An overview of the procession ritual at  2016 Hung Kings Temple Festival (Source: VNA)
Phu Tho (VNA) – Hundreds of photos and items on Hung King worshipping rituals and over 500 antiquities from the era of the Hung Kings (estimated around 3,000 B.C) to the 19th century are on display at Hung Vuong Museum in Viet Tri city, the northern province of Phu Tho.

The exhibition, which opened on March 29, is among a series of events in commemoration of the death anniversary of Hung Kings and the Hung King Temple Festival 2017.

According to Director of the provincial Department of Culture, Sports and Tourism Nguyen Ngoc An, the exhibited antiquities are from private collections.

They are made from different materials, such as stone, pottery and copper, for worship, decoration and domestic use purposes, he said.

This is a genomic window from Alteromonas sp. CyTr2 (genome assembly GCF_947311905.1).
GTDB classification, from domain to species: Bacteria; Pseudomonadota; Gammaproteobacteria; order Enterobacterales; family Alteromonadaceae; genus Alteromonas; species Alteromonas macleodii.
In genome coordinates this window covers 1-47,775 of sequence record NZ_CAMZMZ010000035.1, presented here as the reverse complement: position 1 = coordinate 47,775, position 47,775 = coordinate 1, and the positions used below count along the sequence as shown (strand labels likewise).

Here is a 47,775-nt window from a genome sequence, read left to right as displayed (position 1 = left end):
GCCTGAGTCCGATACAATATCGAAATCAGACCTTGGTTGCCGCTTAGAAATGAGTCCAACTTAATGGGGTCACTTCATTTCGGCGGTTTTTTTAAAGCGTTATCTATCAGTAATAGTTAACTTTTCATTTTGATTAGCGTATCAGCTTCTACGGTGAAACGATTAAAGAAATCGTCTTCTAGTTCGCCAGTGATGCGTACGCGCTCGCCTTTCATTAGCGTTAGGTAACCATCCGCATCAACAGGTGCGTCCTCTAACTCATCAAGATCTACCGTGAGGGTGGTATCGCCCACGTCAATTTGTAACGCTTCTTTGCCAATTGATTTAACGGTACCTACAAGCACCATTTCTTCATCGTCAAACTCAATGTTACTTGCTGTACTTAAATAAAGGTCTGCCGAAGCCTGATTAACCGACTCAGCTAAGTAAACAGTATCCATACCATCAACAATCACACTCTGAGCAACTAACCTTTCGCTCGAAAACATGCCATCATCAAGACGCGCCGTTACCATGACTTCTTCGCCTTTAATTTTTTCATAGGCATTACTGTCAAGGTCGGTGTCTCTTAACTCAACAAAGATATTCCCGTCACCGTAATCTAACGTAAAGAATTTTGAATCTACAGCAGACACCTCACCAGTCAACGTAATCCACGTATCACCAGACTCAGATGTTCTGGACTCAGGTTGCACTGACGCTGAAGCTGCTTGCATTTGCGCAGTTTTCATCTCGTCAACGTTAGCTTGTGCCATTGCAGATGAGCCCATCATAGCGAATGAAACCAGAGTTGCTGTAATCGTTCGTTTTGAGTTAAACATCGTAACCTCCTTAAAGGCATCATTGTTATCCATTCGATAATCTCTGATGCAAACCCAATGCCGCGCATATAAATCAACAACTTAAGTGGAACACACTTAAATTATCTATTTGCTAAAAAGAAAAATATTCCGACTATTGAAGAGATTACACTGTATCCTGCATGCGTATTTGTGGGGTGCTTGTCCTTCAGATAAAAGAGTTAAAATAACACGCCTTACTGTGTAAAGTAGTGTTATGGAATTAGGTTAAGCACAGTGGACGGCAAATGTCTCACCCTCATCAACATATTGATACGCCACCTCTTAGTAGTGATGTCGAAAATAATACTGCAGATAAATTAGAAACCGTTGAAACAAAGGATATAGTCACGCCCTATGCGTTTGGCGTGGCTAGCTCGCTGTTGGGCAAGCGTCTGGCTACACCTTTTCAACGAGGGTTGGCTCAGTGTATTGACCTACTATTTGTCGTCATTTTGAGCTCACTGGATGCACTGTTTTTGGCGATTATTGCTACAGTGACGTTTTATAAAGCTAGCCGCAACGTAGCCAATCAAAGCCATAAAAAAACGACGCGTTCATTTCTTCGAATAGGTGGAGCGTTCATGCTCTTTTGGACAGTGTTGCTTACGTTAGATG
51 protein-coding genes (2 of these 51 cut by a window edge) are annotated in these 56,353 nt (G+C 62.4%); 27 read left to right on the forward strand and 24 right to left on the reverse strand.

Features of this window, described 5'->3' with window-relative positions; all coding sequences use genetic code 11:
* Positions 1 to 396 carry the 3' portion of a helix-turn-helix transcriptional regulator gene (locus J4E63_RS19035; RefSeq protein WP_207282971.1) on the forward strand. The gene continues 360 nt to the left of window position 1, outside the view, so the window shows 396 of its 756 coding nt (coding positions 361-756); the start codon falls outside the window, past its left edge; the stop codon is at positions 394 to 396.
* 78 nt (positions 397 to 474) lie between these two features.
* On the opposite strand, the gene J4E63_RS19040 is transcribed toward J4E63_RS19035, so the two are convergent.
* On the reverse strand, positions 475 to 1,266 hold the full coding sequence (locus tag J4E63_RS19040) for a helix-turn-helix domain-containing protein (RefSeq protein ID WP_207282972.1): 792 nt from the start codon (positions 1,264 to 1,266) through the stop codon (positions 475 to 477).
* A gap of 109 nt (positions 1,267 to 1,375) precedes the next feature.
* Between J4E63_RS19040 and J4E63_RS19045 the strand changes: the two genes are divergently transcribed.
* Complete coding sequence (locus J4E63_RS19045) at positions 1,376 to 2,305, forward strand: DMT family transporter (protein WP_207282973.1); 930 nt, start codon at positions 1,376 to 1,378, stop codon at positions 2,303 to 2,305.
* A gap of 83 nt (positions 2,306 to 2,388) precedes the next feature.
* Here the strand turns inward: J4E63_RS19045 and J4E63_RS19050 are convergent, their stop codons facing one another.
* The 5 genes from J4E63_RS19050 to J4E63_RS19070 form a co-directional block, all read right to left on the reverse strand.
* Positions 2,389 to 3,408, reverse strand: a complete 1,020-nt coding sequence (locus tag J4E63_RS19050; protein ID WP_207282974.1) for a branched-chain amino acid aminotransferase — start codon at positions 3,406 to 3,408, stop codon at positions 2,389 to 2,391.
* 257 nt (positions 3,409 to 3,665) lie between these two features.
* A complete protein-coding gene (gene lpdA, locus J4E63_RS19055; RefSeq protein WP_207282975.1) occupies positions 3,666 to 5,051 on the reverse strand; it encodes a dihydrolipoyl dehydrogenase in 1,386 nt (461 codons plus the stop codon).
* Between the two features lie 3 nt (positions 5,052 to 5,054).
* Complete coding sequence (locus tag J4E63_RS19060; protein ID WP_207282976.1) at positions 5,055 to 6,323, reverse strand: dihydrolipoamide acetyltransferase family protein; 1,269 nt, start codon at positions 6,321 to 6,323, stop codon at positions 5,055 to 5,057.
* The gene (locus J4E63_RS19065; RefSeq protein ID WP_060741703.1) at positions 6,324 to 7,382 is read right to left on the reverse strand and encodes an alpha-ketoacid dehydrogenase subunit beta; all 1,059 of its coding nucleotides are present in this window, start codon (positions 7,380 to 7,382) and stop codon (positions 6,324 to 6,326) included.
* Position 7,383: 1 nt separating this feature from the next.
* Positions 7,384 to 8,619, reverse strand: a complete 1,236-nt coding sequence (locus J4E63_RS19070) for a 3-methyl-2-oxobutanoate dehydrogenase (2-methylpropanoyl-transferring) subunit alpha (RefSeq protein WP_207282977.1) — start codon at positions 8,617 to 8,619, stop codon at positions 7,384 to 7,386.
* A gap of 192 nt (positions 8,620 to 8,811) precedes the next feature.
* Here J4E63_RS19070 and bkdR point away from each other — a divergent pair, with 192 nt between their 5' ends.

Vietnamese legend has it that Lac Long Quan, son of Kinh Duong Vuong, married Au Co, daughter of King De Lai. Au Co gave birth to a sack containing 100 eggs from which 100 children were born. The couple then decided to separate to populate the land, so half the children followed their mother to the highlands and the rest went with their father to the sea.                                    
 
The first child went with mother Au Co to Phong Chau, now Phu Tho province. He then became King Hung and founded the first nation in the history of Vietnam, Van Lang.                                      

Ruling the country for 18 generations, the Hung Kings taught the people how to grow wet rice. They chose Nghia Linh Mountain, the highest in the region, to perform rituals devoted to rice and sun deities to pray for lush crops.                          

To honour the Hung Kings, a complex of temples dedicated to them was built on Nghia Linh Mountain, and the tenth day of the third lunar month serves as their anniversary

The worshipping rituals of the Hung Kings are closely related to the ancestral worship traditions of most Vietnamese families, an important part of people's spiritual lives. It was recognised as UNESCO Intangible Cultural Heritage of Humanity in 2012.-VNA